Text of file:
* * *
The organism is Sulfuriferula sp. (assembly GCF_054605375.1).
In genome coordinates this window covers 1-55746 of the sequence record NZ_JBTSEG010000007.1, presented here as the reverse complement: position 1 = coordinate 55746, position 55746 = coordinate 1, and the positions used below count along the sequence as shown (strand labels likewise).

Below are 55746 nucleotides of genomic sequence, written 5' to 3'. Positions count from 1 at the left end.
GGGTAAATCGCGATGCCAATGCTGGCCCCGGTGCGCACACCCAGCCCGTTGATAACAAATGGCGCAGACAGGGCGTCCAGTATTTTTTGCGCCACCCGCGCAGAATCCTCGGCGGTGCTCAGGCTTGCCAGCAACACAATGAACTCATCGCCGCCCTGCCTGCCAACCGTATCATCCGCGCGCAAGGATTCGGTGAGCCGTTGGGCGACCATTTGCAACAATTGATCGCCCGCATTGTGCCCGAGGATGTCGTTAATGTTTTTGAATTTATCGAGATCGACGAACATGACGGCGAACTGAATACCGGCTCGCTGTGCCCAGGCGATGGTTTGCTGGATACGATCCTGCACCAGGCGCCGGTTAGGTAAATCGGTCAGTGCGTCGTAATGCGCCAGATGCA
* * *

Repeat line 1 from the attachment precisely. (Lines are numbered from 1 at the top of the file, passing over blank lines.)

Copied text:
The organism is Sulfuriferula sp. (assembly GCF_054605375.1).